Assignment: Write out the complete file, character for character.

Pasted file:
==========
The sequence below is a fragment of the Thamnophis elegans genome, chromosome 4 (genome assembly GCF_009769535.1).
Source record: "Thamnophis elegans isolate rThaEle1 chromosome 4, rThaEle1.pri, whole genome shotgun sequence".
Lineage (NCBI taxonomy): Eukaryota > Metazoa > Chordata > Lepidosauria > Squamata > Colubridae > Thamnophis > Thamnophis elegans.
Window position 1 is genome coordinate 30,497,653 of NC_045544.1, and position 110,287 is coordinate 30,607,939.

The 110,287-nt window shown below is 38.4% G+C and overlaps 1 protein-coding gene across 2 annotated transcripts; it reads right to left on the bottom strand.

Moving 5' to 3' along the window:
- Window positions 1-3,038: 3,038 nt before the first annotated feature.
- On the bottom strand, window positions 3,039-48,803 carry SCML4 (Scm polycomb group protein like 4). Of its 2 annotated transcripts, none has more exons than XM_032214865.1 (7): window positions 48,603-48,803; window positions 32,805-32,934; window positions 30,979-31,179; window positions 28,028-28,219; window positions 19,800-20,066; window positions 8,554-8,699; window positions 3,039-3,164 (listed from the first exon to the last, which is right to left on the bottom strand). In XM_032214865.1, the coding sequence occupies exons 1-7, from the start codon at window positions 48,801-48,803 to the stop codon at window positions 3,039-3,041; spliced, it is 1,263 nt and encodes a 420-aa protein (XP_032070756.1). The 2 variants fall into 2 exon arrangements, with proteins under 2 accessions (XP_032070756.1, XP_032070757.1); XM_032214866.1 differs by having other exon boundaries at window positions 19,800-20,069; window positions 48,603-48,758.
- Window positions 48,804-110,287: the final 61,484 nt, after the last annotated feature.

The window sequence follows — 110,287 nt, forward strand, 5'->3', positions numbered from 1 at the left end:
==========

The sequence below is a fragment of the Thamnophis elegans genome, chromosome 4 (genome assembly GCF_009769535.1).
Source record: "Thamnophis elegans isolate rThaEle1 chromosome 4, rThaEle1.pri, whole genome shotgun sequence".
Lineage (NCBI taxonomy): Eukaryota > Metazoa > Chordata > Lepidosauria > Squamata > Colubridae > Thamnophis > Thamnophis elegans.
Window position 1 is genome coordinate 30,497,653 of NC_045544.1, and position 110,287 is coordinate 30,607,939.

The 110,287-nt window shown below is 38.4% G+C and overlaps 1 protein-coding gene across 2 annotated transcripts; it reads right to left on the bottom strand.

Moving 5' to 3' along the window:
- Window positions 1-3,038: 3,038 nt before the first annotated feature.
- On the bottom strand, window positions 3,039-48,803 carry SCML4 (Scm polycomb group protein like 4). Of its 2 annotated transcripts, none has more exons than XM_032214865.1 (7): window positions 48,603-48,803; window positions 32,805-32,934; window positions 30,979-31,179; window positions 28,028-28,219; window positions 19,800-20,066; window positions 8,554-8,699; window positions 3,039-3,164 (listed from the first exon to the last, which is right to left on the bottom strand). In XM_032214865.1, the coding sequence occupies exons 1-7, from the start codon at window positions 48,801-48,803 to the stop codon at window positions 3,039-3,041; spliced, it is 1,263 nt and encodes a 420-aa protein (XP_032070756.1). The 2 variants fall into 2 exon arrangements, with proteins under 2 accessions (XP_032070756.1, XP_032070757.1); XM_032214866.1 differs by having other exon boundaries at window positions 19,800-20,069; window positions 48,603-48,758.
- Window positions 48,804-110,287: the final 61,484 nt, after the last annotated feature.

The window sequence follows — 110,287 nt, forward strand, 5'->3', positions numbered from 1 at the left end: